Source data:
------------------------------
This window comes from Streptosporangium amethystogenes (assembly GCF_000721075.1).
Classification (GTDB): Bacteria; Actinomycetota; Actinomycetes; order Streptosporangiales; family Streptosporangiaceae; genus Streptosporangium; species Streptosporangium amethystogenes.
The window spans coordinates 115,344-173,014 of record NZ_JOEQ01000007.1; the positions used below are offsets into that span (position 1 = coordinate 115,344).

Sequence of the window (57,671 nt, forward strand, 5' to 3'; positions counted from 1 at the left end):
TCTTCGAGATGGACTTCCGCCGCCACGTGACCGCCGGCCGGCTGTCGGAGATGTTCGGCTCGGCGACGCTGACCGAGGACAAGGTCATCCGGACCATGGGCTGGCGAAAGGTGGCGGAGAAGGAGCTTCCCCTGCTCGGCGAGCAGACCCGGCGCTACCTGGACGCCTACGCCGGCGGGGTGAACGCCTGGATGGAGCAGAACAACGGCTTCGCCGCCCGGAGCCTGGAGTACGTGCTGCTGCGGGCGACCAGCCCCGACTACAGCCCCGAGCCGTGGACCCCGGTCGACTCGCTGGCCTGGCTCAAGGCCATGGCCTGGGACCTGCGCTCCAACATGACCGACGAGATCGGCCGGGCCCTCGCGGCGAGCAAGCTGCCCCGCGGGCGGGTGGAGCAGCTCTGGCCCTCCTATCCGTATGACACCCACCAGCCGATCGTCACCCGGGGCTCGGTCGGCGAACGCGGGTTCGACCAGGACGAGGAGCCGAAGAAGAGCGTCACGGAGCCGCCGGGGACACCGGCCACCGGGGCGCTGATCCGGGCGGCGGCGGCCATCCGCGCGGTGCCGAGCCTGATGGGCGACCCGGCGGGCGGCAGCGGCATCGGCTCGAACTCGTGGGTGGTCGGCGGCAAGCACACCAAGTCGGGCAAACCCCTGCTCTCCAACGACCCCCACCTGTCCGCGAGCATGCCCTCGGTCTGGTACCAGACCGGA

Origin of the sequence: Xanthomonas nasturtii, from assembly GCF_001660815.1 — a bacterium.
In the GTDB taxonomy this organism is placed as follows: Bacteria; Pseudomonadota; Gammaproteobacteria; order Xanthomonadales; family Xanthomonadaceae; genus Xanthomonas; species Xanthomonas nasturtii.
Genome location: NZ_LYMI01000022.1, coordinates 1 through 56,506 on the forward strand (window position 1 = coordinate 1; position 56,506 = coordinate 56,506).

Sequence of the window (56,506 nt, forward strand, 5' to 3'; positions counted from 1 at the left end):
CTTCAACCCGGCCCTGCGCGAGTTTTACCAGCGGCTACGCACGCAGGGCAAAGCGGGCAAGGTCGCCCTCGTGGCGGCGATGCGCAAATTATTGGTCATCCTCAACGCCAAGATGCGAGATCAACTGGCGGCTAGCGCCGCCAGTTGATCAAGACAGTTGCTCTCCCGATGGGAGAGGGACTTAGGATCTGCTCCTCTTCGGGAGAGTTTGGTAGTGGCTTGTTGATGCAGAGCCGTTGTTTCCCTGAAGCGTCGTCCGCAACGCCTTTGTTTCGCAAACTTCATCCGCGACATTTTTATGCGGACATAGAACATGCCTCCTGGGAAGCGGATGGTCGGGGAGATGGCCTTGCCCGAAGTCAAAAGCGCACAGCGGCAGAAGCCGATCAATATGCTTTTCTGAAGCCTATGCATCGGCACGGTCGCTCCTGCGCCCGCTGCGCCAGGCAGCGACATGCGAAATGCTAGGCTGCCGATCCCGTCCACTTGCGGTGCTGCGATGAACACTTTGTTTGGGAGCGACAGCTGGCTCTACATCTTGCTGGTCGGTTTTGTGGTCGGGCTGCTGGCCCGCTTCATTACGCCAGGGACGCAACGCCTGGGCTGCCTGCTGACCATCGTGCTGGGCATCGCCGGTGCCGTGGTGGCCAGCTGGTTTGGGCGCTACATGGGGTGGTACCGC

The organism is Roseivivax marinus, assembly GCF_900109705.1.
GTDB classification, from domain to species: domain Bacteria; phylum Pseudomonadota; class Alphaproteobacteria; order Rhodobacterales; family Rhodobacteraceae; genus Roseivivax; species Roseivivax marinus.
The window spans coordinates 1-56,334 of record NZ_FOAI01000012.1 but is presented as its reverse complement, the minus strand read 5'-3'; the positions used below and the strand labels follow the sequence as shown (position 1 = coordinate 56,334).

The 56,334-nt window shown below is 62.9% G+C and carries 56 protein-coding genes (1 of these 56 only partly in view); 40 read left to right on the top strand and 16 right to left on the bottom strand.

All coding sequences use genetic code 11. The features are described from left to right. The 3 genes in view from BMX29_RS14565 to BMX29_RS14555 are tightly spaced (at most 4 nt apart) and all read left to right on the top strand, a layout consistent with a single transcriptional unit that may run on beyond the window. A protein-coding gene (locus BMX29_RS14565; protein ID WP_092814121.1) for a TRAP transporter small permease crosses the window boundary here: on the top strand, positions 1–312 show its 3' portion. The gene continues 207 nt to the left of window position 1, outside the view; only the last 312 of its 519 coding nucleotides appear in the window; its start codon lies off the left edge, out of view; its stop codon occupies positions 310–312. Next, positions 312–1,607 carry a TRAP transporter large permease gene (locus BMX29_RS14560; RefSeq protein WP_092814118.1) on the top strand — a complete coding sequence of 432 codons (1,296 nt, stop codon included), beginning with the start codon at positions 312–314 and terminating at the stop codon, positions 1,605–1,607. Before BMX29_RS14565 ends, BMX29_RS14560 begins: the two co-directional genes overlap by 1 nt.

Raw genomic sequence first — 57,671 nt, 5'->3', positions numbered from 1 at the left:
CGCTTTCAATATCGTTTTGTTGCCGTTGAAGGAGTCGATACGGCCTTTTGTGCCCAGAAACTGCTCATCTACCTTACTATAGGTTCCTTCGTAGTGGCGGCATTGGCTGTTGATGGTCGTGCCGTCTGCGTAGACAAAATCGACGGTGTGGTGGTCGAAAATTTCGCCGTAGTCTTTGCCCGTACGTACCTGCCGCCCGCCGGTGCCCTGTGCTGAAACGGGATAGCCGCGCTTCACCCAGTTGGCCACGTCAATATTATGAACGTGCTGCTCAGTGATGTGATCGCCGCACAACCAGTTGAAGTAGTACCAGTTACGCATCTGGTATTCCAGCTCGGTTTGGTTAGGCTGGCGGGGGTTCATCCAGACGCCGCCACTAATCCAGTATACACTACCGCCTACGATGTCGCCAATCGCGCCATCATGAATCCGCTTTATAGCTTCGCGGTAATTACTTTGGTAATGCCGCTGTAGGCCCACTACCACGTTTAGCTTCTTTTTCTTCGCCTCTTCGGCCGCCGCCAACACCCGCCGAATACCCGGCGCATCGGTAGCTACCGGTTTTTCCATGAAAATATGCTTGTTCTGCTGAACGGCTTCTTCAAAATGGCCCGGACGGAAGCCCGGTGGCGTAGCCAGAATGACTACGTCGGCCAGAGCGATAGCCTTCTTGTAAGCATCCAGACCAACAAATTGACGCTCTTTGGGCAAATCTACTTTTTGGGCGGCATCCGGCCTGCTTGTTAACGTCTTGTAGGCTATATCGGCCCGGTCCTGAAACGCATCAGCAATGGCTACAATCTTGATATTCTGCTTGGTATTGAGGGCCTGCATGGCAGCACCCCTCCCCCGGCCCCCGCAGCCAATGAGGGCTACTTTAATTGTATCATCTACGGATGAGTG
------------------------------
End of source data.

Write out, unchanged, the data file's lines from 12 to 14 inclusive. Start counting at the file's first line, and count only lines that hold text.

GTDB classification, from domain to species: domain Bacteria; phylum Pseudomonadota; class Alphaproteobacteria; order Rhodobacterales; family Rhodobacteraceae; genus Roseivivax; species Roseivivax marinus.
The window spans coordinates 1-56,334 of record NZ_FOAI01000012.1 but is presented as its reverse complement, the minus strand read 5'-3'; the positions used below and the strand labels follow the sequence as shown (position 1 = coordinate 56,334).

The 56,334-nt window shown below is 62.9% G+C and carries 56 protein-coding genes (1 of these 56 only partly in view); 40 read left to right on the top strand and 16 right to left on the bottom strand.